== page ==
|Poll: How many of you ride/train with heart rate monitors?||boy nigel|
Jun 27, 2001 1:15 PM
|I got a Sigma Sport PC-14 recently ($69 at Coloradocyclist.com), and it's changed the way I ride and train. I still love "just riding" (and I don't HAVE to look at it--or even wear it if I don't want to), but the HRM has given me a fresh, new outlook on training. Turns out, I haven't done a REAL "recovery" ride in who knows how long. I tend to ride near or over my anaerobic threshold and towards my max a lot, not paying enough attention to the fat-burning/recovery aspects of the lower heart rate zones. The PC-14 also tells me how many calories I've burned (or a very close approximation, anyway). THAT'S motivation!
Who else out there uses them, and have you gone the HRM-book route and really learned to use them (I have), or do you just use them as "speedometers"?
|I use one occasionally ...||Humma Hah|
Jun 27, 2001 1:22 PM
|... I do ride with my basic economy model occasionally, especially if I'm doing a personal "time trial" kind of ride, where I WANT to stay right at AT most of the time.
I also have used mine in the gym, especially for VO2-max intervals.
I prefer NOT to use a HRM on longer rides, over about 25-30 miles, due to comfort issues and not feeling it is worth running down the batteries. After 20 miles or so, I pretty much know what my heart is up to and would rather just enjoy the ride.
Jun 27, 2001 1:31 PM
|I use the Polar M52 nearly every ride because it varies my zone according to what my physiological status is right before my ride (it monitors you, then sets targets according to the new baseline). That enables me to train at an exertion "percentage" I select, instead of one that's thrown off by what I did the night before, what I ate for breakfast, etc.
My wife uses the same monitor (it handles two users) on the treadmill, and it's enabled her to really improve her fitness faster than anyone expected.
|re: Poll: How many of you ride/train with heart rate monitors?||Akirasho|
Jun 27, 2001 1:47 PM
|... rode my last TT with just the HRM... that is, no speedometer... worked out quite well...
I ran at approximately 95% my MAX HR and posted 58 seconds faster than my previous outing (course I had a new set of aero wheelz too).
I believe that they are an underutilized tool (myself included) that has applications on most levels of cycling... not just racing.
I'm currently using a Polar Accurex + (I download TT results for future analysis) and am considering a S710... if such a thing really exists.
Be the bike.
|re: Poll: How many of you ride/train with heart rate monitors?||Marcy S|
Jun 27, 2001 2:05 PM
|I have the Nashbar Gen5 heart rate monitor, which I can either strap to my wrist when running, or on the bike mount when I'm obviously biking. I have had mine for almost 1 year now and I am still using it on most, if not all of my bike rides. I keep a log of each ride and in that, I record my ODO, TIM, DIST, MAX, AVG, AVG. HRT, and CALORIES. I find it to be a fantastic training tool, plus if you loose your odometer miles which has happened to me twice, I know exactly where I am!!!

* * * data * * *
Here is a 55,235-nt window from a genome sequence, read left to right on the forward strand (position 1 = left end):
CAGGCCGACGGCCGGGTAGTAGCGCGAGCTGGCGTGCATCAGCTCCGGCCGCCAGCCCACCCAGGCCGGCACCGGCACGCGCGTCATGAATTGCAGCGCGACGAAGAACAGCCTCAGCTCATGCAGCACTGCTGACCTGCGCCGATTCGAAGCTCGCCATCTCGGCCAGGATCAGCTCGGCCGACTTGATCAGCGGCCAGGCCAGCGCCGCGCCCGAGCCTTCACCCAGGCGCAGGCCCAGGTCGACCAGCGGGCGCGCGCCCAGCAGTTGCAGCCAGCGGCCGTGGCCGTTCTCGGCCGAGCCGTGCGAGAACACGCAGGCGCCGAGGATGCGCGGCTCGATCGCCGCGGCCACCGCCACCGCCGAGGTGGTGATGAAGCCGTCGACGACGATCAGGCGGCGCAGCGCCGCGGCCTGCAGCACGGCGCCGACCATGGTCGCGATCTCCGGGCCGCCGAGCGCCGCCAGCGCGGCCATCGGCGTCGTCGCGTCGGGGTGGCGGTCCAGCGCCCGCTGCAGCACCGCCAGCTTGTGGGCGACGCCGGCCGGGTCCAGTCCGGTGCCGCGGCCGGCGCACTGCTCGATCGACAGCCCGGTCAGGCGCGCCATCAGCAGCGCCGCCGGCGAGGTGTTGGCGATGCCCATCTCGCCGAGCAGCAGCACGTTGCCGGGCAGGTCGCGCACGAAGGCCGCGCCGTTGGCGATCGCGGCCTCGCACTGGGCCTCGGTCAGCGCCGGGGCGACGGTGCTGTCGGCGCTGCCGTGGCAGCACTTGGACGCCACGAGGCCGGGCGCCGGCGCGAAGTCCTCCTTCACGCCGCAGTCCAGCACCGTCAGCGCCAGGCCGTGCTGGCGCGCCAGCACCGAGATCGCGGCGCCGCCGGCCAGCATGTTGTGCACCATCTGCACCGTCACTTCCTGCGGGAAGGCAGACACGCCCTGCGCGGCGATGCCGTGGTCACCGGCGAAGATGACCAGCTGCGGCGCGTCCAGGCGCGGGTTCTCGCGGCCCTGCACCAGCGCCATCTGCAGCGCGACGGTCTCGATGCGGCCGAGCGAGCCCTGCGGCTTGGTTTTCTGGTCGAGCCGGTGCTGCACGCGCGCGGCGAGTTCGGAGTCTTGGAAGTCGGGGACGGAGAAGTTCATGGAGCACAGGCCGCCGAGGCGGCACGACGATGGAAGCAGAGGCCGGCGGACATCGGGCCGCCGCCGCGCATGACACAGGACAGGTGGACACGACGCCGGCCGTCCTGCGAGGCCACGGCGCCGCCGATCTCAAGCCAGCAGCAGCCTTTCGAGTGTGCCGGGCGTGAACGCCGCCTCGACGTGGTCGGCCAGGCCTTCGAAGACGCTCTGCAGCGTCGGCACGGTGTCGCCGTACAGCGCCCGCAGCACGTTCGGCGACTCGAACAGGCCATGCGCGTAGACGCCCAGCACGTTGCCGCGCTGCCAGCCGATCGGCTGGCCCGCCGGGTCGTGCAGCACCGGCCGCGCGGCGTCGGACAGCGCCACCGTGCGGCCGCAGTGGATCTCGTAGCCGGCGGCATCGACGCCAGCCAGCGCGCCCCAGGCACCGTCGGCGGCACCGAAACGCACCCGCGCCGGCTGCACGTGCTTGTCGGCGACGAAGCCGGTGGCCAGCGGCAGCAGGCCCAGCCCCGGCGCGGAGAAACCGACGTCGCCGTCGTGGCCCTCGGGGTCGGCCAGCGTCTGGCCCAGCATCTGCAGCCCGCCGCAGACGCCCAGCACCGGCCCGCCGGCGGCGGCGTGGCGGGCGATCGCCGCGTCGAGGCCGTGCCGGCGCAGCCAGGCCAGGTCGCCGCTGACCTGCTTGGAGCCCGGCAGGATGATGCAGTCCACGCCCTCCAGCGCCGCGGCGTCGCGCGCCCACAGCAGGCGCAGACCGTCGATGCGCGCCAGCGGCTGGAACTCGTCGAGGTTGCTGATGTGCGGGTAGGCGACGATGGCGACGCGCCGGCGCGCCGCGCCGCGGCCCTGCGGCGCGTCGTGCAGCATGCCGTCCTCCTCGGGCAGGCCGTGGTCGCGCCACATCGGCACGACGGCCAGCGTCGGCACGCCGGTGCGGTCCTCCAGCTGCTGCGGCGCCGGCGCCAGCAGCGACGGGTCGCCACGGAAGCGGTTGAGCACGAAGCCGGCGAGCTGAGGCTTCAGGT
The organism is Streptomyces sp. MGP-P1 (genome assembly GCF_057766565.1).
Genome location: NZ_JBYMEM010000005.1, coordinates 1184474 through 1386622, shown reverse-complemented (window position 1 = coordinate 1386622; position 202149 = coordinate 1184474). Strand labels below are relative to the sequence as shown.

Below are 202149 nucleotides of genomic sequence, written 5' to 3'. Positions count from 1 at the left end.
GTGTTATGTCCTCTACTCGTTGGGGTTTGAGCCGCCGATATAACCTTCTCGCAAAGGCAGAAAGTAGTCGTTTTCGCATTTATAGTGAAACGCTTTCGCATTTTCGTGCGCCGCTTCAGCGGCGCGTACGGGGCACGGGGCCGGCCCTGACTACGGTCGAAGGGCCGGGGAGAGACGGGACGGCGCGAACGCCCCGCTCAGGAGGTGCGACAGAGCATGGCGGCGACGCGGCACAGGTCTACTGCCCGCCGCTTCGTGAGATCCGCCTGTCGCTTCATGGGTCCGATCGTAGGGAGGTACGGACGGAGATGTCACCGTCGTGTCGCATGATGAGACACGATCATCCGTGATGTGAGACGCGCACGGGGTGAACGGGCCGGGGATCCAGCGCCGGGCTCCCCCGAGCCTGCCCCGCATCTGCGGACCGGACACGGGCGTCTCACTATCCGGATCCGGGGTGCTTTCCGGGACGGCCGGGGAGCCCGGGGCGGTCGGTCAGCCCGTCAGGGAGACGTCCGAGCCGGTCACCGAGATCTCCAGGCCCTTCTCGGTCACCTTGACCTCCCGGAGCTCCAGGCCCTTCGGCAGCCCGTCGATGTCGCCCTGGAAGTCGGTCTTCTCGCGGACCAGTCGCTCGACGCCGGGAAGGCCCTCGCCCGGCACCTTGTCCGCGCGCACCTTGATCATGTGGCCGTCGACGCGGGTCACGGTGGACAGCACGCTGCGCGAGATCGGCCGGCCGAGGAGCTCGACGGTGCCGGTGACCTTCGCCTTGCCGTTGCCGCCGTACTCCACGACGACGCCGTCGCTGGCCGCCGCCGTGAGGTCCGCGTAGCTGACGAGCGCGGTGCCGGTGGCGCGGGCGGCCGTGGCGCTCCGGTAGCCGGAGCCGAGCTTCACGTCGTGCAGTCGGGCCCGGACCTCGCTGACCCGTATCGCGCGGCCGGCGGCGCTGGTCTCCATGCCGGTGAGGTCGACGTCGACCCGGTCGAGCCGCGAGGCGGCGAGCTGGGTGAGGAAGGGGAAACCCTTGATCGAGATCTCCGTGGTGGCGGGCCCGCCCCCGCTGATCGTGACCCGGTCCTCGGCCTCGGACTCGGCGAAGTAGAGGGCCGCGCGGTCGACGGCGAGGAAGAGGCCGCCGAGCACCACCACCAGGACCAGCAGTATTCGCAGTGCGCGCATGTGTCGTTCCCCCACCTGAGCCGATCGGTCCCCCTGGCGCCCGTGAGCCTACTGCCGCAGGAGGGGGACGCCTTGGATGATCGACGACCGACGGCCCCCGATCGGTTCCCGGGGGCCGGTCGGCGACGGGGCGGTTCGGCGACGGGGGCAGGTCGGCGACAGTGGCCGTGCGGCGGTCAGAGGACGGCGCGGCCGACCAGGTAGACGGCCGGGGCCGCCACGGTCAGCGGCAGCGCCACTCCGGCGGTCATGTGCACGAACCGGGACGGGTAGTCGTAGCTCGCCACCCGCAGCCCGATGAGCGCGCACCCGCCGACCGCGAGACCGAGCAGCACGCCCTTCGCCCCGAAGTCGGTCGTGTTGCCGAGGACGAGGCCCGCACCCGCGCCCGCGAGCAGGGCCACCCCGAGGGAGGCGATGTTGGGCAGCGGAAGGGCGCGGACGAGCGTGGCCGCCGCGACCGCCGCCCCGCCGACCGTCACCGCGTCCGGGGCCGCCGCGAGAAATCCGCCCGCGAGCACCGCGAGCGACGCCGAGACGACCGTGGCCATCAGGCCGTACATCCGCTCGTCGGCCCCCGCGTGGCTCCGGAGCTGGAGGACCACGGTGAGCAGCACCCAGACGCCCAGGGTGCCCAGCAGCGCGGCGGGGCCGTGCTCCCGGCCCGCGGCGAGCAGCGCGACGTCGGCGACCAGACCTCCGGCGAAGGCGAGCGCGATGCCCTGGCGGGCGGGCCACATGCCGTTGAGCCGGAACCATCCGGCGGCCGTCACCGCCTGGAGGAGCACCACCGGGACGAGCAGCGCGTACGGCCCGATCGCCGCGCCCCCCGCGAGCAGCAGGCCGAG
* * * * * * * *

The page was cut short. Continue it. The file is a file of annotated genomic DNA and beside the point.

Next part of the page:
It is great to look back and compare your average mph with your average heart rate on the same ride.
|re: Poll: How many of you ride/train with heart rate monitors?||Lone Gunman|
Jun 27, 2001 2:17 PM
|I use the HR monitor, early season to keep me training in a certain specified zone and now mid season when I do a hard effort to be consistant and stay in that higher zone for longer periods of time building stamina to stay in the higher chosen zone without redlining and having to back off too much. It's the bodies tachometer. It is also nice to look down and gauge effort or watch how quickly you recover from a hard effort, another gauge of fitness.|
Jun 27, 2001 2:22 PM
|I use mine every ride. I'm not training for anything so its really just to make sure I'm at a pace where I won't bonk before the end. I'm sure there is benefit to zone training, but I don't get to ride on a consistent schedule, and so I use it to just stay near my AT.
Besides, if you are riding for three hours, you need some distractions. HRM and Flightdeck are my toys for the ride.
|hrm & altim.: the only things between me now and techno-weenie||Haiku d'état|
Jun 27, 2001 2:28 PM
|can't see where's i'd use an altimeter 'round here (now, that's alot of apostrophies!), since it's pretty well flat as cottage cheese in the container.
hrm: well, i feel i'm making pretty decent progress so far, and still in the early stages of getting miles versus really seriously concentraing on performance. i listen to my body and do what it says, and know when i'm about to push past the edge of what i can handle, and that's when i back off a little.
eventually i'd like to have one for shorter rides (<70) and for winter gym work and running, but i can't see spending the cash for a good one right now when it can be spent on other stuff like a new pair of cycling shorts, or--even better--handlbar wrap, a new pair of conti 2000s, a chain whip, and a 12 pack of cheap beer.
seriously, i'm targeting new pedals (2 pair) and lights before anything else. i can use pedals, lights, AND an hrm, but i need lights.
|I did until....||Thioderek|
Jun 27, 2001 2:28 PM
|I did until the battery ran out last month, and I had it replaced in a non Polar sanctioned place. The seal never got set back in the watch correctly and I have been dealing with the misting display ever since. I have to send it off soon.|
|Never leave home without it...||Bruno S|
Jun 27, 2001 2:50 PM